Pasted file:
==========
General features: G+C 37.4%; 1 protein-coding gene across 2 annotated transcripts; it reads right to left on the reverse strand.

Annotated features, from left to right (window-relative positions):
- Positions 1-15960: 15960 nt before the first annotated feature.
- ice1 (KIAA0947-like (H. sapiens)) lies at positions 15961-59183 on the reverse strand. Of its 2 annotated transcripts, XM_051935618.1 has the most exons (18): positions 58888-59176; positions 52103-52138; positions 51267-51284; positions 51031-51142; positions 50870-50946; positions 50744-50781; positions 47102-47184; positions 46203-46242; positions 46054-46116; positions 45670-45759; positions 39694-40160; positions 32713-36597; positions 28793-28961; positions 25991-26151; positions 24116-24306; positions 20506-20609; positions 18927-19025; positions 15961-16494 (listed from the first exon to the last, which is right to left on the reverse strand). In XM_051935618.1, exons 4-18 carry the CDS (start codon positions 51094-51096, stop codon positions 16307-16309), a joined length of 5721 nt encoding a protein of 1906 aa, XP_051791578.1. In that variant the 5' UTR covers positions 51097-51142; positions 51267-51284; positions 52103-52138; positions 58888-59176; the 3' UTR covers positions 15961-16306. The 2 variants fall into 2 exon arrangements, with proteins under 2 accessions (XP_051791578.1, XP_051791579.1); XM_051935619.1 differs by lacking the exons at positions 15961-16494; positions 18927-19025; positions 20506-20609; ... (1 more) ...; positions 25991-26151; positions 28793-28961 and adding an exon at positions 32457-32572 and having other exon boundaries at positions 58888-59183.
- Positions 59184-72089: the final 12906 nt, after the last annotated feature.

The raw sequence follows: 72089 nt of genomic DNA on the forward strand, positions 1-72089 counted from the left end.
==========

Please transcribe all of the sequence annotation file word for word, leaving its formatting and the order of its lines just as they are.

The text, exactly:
General features: G+C 37.4%; 1 protein-coding gene across 2 annotated transcripts; it reads right to left on the reverse strand.

Annotated features, from left to right (window-relative positions):
- Positions 1-15960: 15960 nt before the first annotated feature.
- ice1 (KIAA0947-like (H. sapiens)) lies at positions 15961-59183 on the reverse strand. Of its 2 annotated transcripts, XM_051935618.1 has the most exons (18): positions 58888-59176; positions 52103-52138; positions 51267-51284; positions 51031-51142; positions 50870-50946; positions 50744-50781; positions 47102-47184; positions 46203-46242; positions 46054-46116; positions 45670-45759; positions 39694-40160; positions 32713-36597; positions 28793-28961; positions 25991-26151; positions 24116-24306; positions 20506-20609; positions 18927-19025; positions 15961-16494 (listed from the first exon to the last, which is right to left on the reverse strand). In XM_051935618.1, exons 4-18 carry the CDS (start codon positions 51094-51096, stop codon positions 16307-16309), a joined length of 5721 nt encoding a protein of 1906 aa, XP_051791578.1. In that variant the 5' UTR covers positions 51097-51142; positions 51267-51284; positions 52103-52138; positions 58888-59176; the 3' UTR covers positions 15961-16306. The 2 variants fall into 2 exon arrangements, with proteins under 2 accessions (XP_051791578.1, XP_051791579.1); XM_051935619.1 differs by lacking the exons at positions 15961-16494; positions 18927-19025; positions 20506-20609; ... (1 more) ...; positions 25991-26151; positions 28793-28961 and adding an exon at positions 32457-32572 and having other exon boundaries at positions 58888-59183.
- Positions 59184-72089: the final 12906 nt, after the last annotated feature.

The raw sequence follows: 72089 nt of genomic DNA on the forward strand, positions 1-72089 counted from the left end.